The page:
The previous decades have seen a change in the way schools and institutions of learning are managed with accountability being emphasized. There has been a shift in policy with the various stakeholders being seen as customers. Therefore, in learning institutions, effective customer service is increasingly being emphasized throughout all the operational aspects of the school year. A Curriculum Management Plan (CMP) is effective in the achievement of the required levels of customer service. The following essay is a CMP addressing the school district’s need for a district-wide customer service-training program for all staff members.
The Need for CMP in Schools
A curriculum management plan governs the knowledge imparted to students at all levels and grades in a school. Wiles and Bondi’s format takes into account the various activities that are central when it comes to curriculum development. According to them, the “…development process usually begins with a set of questions that initially reveal value preferences and later undergird planning efforts, program development, and evaluation” (Wiles & Bondi, 2010, p. 2). The main contents of the plan are the objectives, which govern what is taught in the classroom in all the schools in a particular district. The different alignments of a curriculum include the vertical alignment of the curriculum, which logically causes the progression of objectives from grade to grade. In addition, in the horizontal alignment, students in different classes and levels have similar objectives while those in the systematic alignment have similar standards and objectives throughout the district (Ornstein, Behar-Horenstein, & Pajak, 2007, p. 177).
According to Neill, “…education imparts the necessary knowledge, concepts, processes, and attitudes for all students for them to be successful in society” (Neill, 1996, p. 32). The imparting of education in the institutions should provide an opportunity for self-development and expression of the innate talents and potential in each student. Education should also recognize the unique characteristics of each of the individual students (Ornstein, Behar-Horenstein, & Pajak, 2007, p. 177). In the district, the curriculum design and delivery will be based on a number of values. The first value is that all students have an equal chance of achieving excellence in the learning of essentials of formal schooling (Ornstein, Behar-Horenstein, & Pajak, 2007, p. 175).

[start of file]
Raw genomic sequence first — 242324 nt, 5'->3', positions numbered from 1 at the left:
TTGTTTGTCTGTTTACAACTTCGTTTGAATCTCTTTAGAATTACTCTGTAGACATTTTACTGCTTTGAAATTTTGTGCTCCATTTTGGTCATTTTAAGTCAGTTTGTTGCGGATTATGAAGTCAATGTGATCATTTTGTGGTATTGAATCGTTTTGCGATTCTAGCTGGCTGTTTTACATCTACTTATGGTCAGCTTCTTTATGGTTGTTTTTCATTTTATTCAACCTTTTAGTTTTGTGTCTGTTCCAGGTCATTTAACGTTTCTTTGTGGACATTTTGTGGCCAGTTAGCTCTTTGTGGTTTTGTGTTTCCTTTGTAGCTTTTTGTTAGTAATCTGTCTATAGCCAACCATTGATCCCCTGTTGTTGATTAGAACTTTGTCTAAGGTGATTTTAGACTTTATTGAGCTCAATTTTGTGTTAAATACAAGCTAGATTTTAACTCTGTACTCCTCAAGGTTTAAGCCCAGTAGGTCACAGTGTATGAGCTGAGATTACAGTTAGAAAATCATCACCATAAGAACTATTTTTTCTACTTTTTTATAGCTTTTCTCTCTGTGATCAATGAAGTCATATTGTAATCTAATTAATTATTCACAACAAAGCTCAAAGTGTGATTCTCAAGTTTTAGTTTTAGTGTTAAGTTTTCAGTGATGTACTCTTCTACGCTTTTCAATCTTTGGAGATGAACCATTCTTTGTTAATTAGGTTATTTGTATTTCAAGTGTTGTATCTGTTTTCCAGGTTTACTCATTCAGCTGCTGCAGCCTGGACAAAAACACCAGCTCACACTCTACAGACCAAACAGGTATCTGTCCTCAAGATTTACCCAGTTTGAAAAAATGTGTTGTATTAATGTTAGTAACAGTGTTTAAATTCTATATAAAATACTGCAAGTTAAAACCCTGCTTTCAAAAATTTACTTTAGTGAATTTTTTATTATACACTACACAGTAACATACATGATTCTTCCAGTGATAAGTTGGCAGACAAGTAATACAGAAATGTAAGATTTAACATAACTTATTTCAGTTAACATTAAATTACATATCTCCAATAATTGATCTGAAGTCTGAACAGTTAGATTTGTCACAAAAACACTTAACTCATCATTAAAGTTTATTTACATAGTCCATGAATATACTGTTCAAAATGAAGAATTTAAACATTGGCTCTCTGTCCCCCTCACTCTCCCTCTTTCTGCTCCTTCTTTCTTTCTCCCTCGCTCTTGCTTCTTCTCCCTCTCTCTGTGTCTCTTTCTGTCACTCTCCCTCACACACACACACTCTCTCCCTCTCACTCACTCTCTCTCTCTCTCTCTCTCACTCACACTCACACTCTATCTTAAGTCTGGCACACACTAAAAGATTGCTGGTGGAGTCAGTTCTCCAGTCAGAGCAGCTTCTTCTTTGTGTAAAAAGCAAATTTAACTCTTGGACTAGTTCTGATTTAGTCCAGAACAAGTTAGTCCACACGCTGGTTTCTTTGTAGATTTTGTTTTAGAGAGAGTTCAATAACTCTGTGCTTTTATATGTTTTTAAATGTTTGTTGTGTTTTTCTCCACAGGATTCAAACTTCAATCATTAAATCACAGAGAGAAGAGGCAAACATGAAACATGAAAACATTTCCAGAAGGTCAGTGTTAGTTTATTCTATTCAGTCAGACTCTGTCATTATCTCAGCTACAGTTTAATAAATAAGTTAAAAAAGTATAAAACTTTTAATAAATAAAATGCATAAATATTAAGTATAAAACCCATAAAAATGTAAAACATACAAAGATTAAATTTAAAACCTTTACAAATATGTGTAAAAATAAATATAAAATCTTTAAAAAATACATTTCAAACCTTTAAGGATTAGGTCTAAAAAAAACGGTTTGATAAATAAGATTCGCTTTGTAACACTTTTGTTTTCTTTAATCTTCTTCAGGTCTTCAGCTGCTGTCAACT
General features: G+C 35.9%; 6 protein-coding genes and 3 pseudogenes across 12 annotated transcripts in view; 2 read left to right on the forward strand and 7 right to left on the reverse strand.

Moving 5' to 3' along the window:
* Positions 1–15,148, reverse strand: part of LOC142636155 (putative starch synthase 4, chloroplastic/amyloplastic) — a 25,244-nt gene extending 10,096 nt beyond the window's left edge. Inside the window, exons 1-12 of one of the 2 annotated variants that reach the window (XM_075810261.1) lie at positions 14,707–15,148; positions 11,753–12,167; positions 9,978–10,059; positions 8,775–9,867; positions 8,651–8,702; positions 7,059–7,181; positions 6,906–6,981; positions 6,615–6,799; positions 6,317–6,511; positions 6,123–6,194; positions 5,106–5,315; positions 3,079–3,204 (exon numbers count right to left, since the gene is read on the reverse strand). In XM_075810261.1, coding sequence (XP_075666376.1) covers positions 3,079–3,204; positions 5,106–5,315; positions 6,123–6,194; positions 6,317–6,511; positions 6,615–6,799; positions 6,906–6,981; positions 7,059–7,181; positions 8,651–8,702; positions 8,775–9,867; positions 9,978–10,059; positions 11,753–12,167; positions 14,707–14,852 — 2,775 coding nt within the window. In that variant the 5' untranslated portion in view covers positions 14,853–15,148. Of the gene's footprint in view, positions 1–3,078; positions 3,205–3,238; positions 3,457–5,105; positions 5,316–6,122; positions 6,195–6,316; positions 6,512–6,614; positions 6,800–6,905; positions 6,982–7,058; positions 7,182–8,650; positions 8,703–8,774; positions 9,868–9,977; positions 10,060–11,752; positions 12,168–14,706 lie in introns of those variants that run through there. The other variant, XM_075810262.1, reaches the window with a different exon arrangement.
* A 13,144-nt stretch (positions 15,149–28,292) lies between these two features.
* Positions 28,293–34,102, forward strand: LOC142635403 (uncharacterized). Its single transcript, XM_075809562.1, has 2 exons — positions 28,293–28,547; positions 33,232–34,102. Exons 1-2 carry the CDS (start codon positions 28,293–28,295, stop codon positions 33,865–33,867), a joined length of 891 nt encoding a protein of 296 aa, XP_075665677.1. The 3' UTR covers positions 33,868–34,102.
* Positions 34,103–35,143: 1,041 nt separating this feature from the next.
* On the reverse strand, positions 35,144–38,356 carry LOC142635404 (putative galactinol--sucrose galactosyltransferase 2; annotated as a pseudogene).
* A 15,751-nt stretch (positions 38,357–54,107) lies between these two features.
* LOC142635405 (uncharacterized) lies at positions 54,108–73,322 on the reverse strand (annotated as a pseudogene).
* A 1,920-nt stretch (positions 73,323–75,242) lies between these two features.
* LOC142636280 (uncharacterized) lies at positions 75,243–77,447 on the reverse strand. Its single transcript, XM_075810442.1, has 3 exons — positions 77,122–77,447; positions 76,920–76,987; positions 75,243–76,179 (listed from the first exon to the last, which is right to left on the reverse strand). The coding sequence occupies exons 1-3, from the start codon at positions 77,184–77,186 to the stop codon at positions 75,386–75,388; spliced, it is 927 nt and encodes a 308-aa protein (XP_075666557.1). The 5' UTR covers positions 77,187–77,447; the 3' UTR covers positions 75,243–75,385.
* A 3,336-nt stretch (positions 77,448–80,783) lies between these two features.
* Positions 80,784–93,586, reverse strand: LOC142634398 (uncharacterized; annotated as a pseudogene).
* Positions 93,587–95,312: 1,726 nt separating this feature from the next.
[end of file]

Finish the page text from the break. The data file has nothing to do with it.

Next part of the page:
Another belief that forms one of the values of the curriculum is that stated by Owen that success influences self-concept, which in turn influences learning and behavior (1973, p. 27). The third one is that the instructional process can be adapted to improve learning (Owen, 1973, p. 27). The next concept is that learning can be maximized in an institution by a statement of objectives, construction of high expectations for all the students, assessing them, and modification of the teaching based on the results of the assessment. The fifth one is that educational experiences should be provided to students at the appropriate level of challenge to ensure maximum achievement (Owen, 1973, p. 27). Based on the above value, the sixth one is that high levels of student achievement “form the benchmark for effective curriculum design and institutional delivery of that curriculum” (Owen, 1973, p. 33).
To maintain an elaborate and efficient curriculum, it is vital to ensure a frequent review of its application and relevance to the current studies. This section deals with the construction of guidelines for review for the district by describing the scope, frequency, and procedures used for this kind of review. In each of the schools that the curriculum will be applied within the district, a review will be carried out annually by the state-based testing system (Ornstein, Behar-Horenstein, & Pajak, 2007, p. 179) with some of the parts of the curriculum being evaluated on a three-year basis.
Curriculum management: roles and responsibilities